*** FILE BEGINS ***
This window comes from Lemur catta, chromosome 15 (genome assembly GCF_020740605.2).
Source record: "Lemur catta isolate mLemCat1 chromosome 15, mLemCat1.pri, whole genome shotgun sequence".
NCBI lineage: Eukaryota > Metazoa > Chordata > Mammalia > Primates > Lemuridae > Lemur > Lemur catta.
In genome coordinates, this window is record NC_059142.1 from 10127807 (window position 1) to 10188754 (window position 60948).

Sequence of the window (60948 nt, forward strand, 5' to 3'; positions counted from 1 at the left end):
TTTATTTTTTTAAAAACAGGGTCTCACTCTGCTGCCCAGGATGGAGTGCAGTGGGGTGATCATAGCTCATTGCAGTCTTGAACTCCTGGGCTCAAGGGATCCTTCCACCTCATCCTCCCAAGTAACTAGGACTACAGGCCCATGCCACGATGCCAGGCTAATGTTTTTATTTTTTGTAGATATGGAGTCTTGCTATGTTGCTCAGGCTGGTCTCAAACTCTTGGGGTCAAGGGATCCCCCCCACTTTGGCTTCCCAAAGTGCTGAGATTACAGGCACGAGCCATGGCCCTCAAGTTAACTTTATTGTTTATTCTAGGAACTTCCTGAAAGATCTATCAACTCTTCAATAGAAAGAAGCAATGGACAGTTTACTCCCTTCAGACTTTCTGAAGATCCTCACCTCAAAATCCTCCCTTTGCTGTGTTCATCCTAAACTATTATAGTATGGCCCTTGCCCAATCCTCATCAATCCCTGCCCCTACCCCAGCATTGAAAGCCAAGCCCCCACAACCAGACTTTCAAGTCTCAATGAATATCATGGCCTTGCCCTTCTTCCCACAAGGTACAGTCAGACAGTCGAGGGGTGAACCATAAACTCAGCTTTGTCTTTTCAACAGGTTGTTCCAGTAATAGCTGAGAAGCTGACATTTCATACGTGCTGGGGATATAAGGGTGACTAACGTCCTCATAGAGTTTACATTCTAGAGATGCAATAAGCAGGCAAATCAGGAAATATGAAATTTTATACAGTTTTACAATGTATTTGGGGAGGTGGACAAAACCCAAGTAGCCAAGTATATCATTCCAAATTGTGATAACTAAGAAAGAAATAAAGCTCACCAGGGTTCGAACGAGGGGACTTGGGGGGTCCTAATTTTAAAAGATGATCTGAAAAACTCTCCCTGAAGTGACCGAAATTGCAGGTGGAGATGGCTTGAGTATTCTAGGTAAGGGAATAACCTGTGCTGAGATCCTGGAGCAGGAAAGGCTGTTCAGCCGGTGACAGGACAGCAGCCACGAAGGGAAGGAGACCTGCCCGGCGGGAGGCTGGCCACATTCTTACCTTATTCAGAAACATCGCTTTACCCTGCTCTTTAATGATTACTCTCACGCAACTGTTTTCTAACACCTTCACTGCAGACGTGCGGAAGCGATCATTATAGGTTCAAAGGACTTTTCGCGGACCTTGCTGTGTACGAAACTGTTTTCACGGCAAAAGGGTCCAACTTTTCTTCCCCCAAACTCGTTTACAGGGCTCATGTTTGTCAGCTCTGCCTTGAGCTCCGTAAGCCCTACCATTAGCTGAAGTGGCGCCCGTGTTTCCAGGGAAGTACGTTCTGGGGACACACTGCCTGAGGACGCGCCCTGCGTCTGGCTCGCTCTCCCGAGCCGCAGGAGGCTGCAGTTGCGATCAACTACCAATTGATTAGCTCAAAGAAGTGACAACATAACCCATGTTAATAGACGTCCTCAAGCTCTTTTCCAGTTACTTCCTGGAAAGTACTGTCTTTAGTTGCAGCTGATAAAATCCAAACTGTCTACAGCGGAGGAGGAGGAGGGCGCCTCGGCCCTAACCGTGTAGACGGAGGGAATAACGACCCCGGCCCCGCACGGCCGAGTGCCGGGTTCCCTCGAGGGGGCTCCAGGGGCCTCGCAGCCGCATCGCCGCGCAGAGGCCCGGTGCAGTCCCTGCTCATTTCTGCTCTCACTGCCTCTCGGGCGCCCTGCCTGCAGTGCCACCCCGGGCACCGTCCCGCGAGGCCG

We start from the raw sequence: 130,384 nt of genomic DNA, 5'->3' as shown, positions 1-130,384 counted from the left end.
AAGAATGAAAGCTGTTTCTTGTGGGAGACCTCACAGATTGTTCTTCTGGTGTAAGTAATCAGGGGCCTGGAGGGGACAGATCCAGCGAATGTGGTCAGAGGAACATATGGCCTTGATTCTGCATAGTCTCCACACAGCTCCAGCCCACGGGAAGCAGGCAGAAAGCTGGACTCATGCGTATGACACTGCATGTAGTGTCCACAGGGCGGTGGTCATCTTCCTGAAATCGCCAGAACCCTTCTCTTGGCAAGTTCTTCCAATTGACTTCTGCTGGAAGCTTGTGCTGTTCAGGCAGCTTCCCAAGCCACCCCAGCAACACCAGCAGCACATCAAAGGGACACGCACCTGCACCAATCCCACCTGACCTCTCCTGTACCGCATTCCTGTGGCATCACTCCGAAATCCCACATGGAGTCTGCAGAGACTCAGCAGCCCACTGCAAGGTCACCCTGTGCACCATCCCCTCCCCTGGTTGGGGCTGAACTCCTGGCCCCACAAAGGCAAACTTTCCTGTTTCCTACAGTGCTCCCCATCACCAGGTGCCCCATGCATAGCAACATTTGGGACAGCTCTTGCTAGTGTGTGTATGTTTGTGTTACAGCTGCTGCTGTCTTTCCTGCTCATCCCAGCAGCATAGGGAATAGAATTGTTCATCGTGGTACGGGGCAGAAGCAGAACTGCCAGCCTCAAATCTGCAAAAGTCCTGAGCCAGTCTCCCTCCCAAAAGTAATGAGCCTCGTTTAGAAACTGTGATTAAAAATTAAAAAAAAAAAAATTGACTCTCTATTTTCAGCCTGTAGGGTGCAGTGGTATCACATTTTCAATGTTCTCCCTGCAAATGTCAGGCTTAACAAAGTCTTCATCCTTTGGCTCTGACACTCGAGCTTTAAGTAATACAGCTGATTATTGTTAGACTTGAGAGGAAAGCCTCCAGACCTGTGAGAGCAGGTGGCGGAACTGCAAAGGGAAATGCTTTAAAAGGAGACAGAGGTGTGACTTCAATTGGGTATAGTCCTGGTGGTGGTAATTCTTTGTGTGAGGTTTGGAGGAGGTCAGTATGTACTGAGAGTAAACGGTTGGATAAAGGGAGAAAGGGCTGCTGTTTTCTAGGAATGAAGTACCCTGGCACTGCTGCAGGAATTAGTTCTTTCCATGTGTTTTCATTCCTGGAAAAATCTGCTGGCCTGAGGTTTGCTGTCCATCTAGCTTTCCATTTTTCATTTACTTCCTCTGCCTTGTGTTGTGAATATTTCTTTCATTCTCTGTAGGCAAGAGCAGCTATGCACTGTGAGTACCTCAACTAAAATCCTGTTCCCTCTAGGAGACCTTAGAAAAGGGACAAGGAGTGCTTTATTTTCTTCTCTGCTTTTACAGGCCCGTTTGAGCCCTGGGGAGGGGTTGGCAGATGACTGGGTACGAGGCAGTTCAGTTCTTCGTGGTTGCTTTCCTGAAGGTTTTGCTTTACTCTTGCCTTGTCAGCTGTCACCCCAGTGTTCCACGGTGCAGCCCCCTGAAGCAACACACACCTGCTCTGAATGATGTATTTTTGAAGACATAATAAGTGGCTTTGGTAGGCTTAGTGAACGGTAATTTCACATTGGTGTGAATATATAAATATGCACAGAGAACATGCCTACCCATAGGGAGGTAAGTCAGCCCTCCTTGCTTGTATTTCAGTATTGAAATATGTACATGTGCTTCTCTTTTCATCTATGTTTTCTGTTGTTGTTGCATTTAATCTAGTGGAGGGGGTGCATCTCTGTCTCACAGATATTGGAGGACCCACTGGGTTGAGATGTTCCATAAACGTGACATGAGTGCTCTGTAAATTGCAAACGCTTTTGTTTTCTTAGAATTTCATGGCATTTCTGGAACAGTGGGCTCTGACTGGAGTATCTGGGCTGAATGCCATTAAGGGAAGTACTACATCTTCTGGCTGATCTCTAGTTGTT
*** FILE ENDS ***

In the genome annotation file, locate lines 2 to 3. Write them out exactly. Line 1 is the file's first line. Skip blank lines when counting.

Source record: "Lemur catta isolate mLemCat1 chromosome 15, mLemCat1.pri, whole genome shotgun sequence".
NCBI lineage: Eukaryota > Metazoa > Chordata > Mammalia > Primates > Lemuridae > Lemur > Lemur catta.